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Cohen: Heart bypass surgery common

CNN's Elizabeth Cohen
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Doctors say Clinton's age and health bode well for recovery.
On the Scene
Elizabeth Cohen
Bill Clinton

(CNN) -- Former President Clinton will undergo heart bypass surgery as early as Saturday, sources said. Clinton, 58, was undergoing tests for chest discomfort Friday at New York-Presbyterian Hospital.

CNN medical correspondent Elizabeth Cohen talked with CNN anchor Wolf Blitzer about the procedure and what Clinton could expect.

BLITZER: Sometimes the chest pains may be as simple as indigestion, but other times it can be very serious blockages resulting in surgery, and if there are those kinds of blockages, the heart surgeons like to do that as quickly as possible.

COHEN: That's right, and they can pretty easily determine whether it is just indigestion or if it's something more serious. Classically what happens when someone comes into the doctor ... and says I'm having chest pains, shortness of breath, as we mentioned earlier, just not feeling very well, they will give that person an EKG to see if there's some kind of an electrical pattern that shows that the person had a heart attack, and they'll do a blood test called an enzyme test, and what that shows is whether or not the dead heart muscle is shooting out enzymes basically that would show that there already has been a heart attack, and then they would move on from there.

Often what's done is something called an angiogram, where a catheter is spread up the body, from the groin, and so it shows whether or not there have been any blockages.

And then a decision has to be made. Do you put a stent in? And the stent is sort of a little mesh, almost looks like a part of a straw, to hold that open. Or do you go ahead and actually do bypass surgery? Bypass surgery is the much more invasive choice of the two and is done either when things are more serious, when the blockages are so tough that a stent may not be able to hold them open, or when the blockages are in places where it would be tough to put a stent in there to hold it open.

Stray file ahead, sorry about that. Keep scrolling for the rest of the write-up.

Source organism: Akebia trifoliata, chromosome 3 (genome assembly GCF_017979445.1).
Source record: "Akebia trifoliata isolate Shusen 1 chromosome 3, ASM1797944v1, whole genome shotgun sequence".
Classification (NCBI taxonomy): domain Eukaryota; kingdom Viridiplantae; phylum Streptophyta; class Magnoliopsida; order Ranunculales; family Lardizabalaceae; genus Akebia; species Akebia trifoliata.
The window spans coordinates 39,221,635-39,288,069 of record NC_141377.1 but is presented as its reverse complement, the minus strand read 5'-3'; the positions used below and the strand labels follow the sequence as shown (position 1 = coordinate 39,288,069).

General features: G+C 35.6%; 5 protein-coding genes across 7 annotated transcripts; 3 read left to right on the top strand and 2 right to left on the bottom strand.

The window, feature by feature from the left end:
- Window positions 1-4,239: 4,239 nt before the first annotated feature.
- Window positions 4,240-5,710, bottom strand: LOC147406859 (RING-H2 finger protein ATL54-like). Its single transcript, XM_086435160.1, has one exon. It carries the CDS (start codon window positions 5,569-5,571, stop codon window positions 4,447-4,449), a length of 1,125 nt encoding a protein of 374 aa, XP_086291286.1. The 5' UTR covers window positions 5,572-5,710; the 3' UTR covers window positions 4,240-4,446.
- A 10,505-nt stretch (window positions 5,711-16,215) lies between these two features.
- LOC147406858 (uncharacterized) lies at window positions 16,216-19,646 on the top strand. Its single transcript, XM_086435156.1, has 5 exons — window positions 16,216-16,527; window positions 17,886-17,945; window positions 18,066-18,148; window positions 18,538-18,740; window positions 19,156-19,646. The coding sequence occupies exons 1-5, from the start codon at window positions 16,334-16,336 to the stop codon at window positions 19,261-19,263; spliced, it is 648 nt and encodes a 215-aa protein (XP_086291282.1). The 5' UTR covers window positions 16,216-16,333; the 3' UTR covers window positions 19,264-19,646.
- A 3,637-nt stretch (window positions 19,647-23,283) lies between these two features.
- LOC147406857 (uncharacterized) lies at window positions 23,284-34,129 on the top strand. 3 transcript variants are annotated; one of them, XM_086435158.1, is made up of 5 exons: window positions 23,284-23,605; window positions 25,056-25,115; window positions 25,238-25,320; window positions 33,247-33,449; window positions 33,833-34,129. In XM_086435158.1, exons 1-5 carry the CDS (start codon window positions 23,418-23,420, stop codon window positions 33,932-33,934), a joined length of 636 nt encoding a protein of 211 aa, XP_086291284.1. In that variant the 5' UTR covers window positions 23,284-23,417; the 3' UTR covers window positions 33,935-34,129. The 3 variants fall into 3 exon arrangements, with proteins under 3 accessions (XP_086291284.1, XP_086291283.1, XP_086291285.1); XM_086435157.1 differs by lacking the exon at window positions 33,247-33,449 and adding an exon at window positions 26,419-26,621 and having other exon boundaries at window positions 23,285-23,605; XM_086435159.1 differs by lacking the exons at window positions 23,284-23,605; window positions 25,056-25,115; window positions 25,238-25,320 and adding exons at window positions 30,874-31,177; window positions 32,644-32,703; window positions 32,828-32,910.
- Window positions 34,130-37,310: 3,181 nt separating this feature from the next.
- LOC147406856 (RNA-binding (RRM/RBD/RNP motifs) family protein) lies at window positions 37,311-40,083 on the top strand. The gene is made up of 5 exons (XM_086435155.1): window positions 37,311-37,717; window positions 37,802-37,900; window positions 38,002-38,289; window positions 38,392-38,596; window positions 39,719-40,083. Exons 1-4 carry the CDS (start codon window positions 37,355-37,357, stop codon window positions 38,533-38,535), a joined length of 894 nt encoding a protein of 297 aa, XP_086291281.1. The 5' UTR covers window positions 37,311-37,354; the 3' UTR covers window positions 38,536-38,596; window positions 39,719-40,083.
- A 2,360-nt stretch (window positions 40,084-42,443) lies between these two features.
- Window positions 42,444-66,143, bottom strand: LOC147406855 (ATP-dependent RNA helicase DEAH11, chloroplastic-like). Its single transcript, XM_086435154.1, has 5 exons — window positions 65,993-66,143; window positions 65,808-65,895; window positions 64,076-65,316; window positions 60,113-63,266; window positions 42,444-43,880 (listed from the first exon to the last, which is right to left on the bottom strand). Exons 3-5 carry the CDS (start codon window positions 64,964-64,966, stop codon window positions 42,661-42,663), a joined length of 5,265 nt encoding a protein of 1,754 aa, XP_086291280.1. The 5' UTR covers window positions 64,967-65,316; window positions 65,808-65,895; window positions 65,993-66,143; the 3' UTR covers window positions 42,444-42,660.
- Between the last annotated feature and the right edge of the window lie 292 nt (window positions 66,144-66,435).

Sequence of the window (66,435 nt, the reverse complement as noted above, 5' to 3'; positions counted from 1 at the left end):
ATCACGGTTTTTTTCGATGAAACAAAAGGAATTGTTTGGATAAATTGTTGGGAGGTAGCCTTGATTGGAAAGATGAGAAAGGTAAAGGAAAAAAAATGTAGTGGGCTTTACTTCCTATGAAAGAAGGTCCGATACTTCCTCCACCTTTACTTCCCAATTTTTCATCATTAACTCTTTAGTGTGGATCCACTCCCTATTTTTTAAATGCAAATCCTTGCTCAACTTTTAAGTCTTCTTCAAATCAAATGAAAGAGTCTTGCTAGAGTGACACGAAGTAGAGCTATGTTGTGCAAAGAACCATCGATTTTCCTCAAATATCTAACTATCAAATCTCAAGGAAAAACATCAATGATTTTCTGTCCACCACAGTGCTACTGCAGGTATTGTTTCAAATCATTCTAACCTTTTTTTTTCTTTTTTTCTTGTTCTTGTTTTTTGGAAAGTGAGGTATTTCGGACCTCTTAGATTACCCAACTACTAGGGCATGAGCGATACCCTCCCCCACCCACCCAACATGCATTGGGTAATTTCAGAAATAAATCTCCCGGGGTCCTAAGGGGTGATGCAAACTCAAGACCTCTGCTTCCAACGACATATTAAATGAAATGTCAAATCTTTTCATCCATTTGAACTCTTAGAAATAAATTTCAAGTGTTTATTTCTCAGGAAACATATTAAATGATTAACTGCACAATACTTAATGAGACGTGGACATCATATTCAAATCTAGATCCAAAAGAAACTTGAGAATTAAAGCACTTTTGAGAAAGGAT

And in the bypass surgery, what they do, is they take part of a healthy artery from another part of the body, and they put it into the heart and they bypass ... the part where there's an actual blockage so the blood can start flowing again.

BLITZER: How long would -- assuming the surgery is successful, triple or quadruple, whatever it is nowadays -- how long is the recovery?

COHEN: Well, in the immediate sense, the recovery would be about 12 to 24 hours where that person is watched very carefully, but they can be out of that surgery within -- or out of the hospital within a matter of days, and depending upon the person, depending upon how many they had, depending upon what their health was like before then, they then take on varying levels of activity.

BLITZER: And New York-Presbyterian Hospital, I assume, is one of the best in the country when it comes to bypass surgery.

COHEN: Oh, absolutely. I was just on the phone with a doctor from the American Heart Association, and when I mentioned the name of the hospital, he said that is an excellent center for this kind of surgery, one of the best in the country.

BLITZER: It used to be 20, 30 years ago, relatively unusual, but now it's very, very common for men and women reaching the age 50, 60, 70 to have this kind of surgery.

COHEN: That's right. And in fact this doctor from the American Heart Association said to me, "Look, [former Secretary of State] Henry Kissinger had bypass surgery in the early '80s, in '81 or '82, and look at him now, he's going strong." So that, as you said, this used to be a huge deal, when you heard of someone going in for this. It seemed very serious, perhaps they were seriously, seriously ill and either would not live for very long or would live a life where they would really be curtailed in terms of activity. But I think it's safe to say that most of us know someone who has had this surgery who is perfectly fine and leads a very healthy life, sometimes for decades.

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